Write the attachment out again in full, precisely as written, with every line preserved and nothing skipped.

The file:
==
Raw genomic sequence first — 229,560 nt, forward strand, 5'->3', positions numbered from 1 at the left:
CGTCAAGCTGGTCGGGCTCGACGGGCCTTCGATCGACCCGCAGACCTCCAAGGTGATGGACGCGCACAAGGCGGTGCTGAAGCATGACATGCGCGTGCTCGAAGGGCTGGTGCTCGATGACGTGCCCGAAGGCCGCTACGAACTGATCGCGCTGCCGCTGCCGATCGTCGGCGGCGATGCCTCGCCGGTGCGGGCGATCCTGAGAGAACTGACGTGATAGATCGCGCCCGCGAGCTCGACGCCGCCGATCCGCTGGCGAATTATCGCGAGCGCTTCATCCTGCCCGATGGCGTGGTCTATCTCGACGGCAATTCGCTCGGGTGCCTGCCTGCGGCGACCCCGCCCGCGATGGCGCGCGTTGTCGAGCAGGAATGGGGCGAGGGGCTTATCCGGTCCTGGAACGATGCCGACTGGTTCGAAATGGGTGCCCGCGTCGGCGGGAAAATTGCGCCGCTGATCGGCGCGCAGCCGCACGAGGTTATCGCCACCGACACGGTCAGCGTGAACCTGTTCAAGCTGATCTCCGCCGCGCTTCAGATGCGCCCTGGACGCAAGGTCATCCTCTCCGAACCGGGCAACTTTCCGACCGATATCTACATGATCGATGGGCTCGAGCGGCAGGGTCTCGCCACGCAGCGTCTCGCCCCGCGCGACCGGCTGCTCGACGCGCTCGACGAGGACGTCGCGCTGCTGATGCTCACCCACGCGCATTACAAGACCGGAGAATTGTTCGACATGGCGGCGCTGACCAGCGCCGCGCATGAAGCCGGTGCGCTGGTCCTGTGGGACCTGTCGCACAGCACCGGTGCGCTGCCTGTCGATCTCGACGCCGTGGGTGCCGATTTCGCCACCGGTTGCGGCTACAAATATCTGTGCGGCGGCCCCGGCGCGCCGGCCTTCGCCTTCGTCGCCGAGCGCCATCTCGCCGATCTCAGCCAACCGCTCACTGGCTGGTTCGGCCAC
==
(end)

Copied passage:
Raw genomic sequence first — 229,560 nt, forward strand, 5'->3', positions numbered from 1 at the left:
CGTCAAGCTGGTCGGGCTCGACGGGCCTTCGATCGACCCGCAGACCTCCAAGGTGATGGACGCGCACAAGGCGGTGCTGAAGCATGACATGCGCGTGCTCGAAGGGCTGGTGCTCGATGACGTGCCCGAAGGCCGCTACGAACTGATCGCGCTGCCGCTGCCGATCGTCGGCGGCGATGCCTCGCCGGTGCGGGCGATCCTGAGAGAACTGACGTGATAGATCGCGCCCGCGAGCTCGACGCCGCCGATCCGCTGGCGAATTATCGCGAGCGCTTCATCCTGCCCGATGGCGTGGTCTATCTCGACGGCAATTCGCTCGGGTGCCTGCCTGCGGCGACCCCGCCCGCGATGGCGCGCGTTGTCGAGCAGGAATGGGGCGAGGGGCTTATCCGGTCCTGGAACGATGCCGACTGGTTCGAAATGGGTGCCCGCGTCGGCGGGAAAATTGCGCCGCTGATCGGCGCGCAGCCGCACGAGGTTATCGCCACCGACACGGTCAGCGTGAACCTGTTCAAGCTGATCTCCGCCGCGCTTCAGATGCGCCCTGGACGCAAGGTCATCCTCTCCGAACCGGGCAACTTTCCGACCGATATCTACATGATCGATGGGCTCGAGCGGCAGGGTCTCGCCACGCAGCGTCTCGCCCCGCGCGACCGGCTGCTCGACGCGCTCGACGAGGACGTCGCGCTGCTGATGCTCACCCACGCGCATTACAAGACCGGAGAATTGTTCGACATGGCGGCGCTGACCAGCGCCGCGCATGAAGCCGGTGCGCTGGTCCTGTGGGACCTGTCGCACAGCACCGGTGCGCTGCCTGTCGATCTCGACGCCGTGGGTGCCGATTTCGCCACCGGTTGCGGCTACAAATATCTGTGCGGCGGCCCCGGCGCGCCGGCCTTCGCCTTCGTCGCCGAGCGCCATCTCGCCGATCTCAGCCAACCGCTCACTGGCTGGTTCGGCCAC